On Impulse Control

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I was recently re-reading Mark Forster’s helpfully-titled book Get Everything Done and Still Have Time to Play and – as you often find on re-visiting books – noticed a point that hadn’t particularly struck me before. The book as a whole is very good at getting inside the psychology of procrastination, of what’s going on when we resist doing things that feel a bit too hard. The particular issue that caught my attention this time is when you’re getting down to something and your brain suddenly pops up with something else that needs your attention.

It may be a valid issue, and it may even be urgent, but the point is that it is a distraction mechanism. If it didn’t genuinely deserve attention, it wouldn’t work to derail you, of course. But as it is valid, it’s all to easy to follow the impulse, and come up for air 45 minutes later having made no progress on what you set out to do, but having dealt with all kinds of other things that, while useful in their way, haven’t helped the big thing that needs doing. Work as work-avoidance keeps your conscience quiet, but is still, ultimately, a form of procrastination.

Forster’s suggestion for dealing with these self-generated interruptions is to consciously label each as ‘impulse’ as soon as you notice it. This labelling device gives you back control so that you can dismiss the distraction and get back to the task in hand. It sounds simple, but it’s actually a pretty good method to rebuild focus if you’ve been getting into the habit of faffing around.

Now the reason I’m writing about this here is that I have now noticed a similar thing happening in the choral rehearsal when I’m out coaching. We’ll be dealing with a particular issue (rhythmic characterisation, vocal colour, coordination of word sounds, whatever), and someone will pop their hand up and come out with a completely unrelated rehearsal issue.

Just occasionally, this is a real show-stopper, and we have to put our main focus aside and deal with it. If it’s something that will prevent the main goal from being achievable, for example. Things like, ‘Can I sit down as I’m about to faint,’ would come in this category.

But usually these are perfectly valid, possibly even urgent points, but essentially distractions from the task in hand. So my usual response is to ask whoever raises the issue to hold the thought for future reference while get on and deal with whatever we were dealing with. Which I guess is a polite way of labelling something as an impulse.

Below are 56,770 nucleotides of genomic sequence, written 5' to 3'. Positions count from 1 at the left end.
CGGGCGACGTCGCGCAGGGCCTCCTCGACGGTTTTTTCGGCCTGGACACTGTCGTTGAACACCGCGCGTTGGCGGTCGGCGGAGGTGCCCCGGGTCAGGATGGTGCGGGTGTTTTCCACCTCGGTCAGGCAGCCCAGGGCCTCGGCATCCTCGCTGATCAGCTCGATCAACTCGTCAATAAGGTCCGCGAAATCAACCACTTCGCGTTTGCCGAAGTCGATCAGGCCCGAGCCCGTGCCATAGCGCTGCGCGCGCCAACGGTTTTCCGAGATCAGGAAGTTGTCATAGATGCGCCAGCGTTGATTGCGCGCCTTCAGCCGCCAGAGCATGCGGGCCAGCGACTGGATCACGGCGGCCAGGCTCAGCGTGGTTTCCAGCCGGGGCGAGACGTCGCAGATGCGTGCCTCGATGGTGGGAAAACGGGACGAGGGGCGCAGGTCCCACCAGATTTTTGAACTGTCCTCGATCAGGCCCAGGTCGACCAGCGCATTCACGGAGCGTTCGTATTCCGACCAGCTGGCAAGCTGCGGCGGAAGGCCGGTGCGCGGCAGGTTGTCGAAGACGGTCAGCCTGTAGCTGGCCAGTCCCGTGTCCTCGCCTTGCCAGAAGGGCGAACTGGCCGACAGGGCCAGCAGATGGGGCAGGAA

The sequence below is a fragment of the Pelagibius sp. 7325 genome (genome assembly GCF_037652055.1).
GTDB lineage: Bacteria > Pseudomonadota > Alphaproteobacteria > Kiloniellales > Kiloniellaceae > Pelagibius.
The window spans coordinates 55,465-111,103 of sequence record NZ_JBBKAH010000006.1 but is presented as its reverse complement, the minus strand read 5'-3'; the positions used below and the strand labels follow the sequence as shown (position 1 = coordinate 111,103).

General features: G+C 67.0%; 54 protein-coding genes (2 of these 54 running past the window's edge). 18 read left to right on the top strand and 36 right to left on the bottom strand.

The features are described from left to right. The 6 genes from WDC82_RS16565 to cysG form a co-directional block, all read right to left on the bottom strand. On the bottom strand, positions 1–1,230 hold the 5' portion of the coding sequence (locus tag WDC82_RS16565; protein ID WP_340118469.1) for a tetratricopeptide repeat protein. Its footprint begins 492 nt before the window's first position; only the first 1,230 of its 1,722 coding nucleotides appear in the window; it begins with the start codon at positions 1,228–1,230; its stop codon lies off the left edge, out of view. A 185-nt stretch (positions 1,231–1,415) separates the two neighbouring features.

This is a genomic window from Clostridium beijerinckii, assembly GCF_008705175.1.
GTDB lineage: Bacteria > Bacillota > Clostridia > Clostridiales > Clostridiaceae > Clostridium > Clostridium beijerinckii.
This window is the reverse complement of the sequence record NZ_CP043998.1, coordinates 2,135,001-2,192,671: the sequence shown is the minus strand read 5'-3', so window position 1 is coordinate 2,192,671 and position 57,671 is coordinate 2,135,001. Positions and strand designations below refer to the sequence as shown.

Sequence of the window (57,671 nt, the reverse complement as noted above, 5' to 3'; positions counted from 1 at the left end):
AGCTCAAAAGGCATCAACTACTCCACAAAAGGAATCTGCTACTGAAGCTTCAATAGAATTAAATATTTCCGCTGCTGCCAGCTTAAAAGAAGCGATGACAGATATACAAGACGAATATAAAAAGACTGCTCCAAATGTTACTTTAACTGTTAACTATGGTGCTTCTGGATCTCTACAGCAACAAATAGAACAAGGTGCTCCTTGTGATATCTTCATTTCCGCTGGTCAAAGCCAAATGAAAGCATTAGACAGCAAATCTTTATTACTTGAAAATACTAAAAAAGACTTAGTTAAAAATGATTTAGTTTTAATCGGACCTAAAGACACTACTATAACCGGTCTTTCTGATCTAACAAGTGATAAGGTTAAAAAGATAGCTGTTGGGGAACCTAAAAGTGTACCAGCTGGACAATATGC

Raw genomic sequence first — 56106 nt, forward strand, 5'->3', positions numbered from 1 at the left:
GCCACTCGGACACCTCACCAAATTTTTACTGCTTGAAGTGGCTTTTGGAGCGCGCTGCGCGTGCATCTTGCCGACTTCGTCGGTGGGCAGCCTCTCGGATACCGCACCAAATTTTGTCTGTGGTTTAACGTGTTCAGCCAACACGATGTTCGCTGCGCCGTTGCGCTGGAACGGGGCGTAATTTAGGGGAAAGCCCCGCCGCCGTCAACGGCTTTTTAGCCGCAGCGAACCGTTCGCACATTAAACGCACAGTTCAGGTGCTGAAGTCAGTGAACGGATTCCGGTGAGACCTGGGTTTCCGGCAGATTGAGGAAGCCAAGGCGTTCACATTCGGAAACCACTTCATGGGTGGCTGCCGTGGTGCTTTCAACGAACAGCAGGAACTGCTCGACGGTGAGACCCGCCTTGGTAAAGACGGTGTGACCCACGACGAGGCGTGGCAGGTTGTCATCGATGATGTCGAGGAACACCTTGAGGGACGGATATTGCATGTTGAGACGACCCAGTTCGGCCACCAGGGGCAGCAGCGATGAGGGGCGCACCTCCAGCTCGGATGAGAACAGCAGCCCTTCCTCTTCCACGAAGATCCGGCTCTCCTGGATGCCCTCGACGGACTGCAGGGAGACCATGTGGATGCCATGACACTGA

There are two things that these impulses tell me about the group I’m working with. One is about how they feel about the main goal we’re working on. Impulses emerge in response to resistance – and you feel resistance to things that you know you ought to be working on, but somehow can’t bring yourself to. It’s not necessarily that the task is hard itself, but it may make you face something about yourself that you’d rather not think about. But when you actually deal with whatever it may be, you feel astonishingly good about yourself – not just for getting the thing dealt with, but for facing and getting the better of your inner demons (and however trivial they may be, inner demons are always intimidating).

So, impulse responses during rehearsal or coaching tell me that this is hard for the ensemble in some way, but that they will feel good once we’ve cracked it. It tells me we’re on the case with something that matters.

The other thing that impulses tell me is about the general level of task focus the group has. If a lot of impulses emerge, this tells me that the rehearsals are typically quite welcoming to them; that they are indulged. People’s brains have learned that they can deflect difficult work by flagging up other valid issues and their director will let them. If the director is in the habit of keeping to their main agenda without being diverted by these impulses, there’s no encouragement to generate more.

You’ll never get rid of them completely, especially with a rehearsal/coaching style like mine that encourages dialogue, but if you make a point of only responding substantively to dialogue related to the main agenda, you increase the group’s capacity for focus. And this in turn means that when you do meet the now infrequent impulse-interruptions, they tell you a lot more clearly about the group’s relationship with the task in hand.

And I wrote this with only one significant moment of impulse (the desire to check my email, which I resisted because I was writing about this, but might not have done otherwise). Mark Forster would be proud of me.

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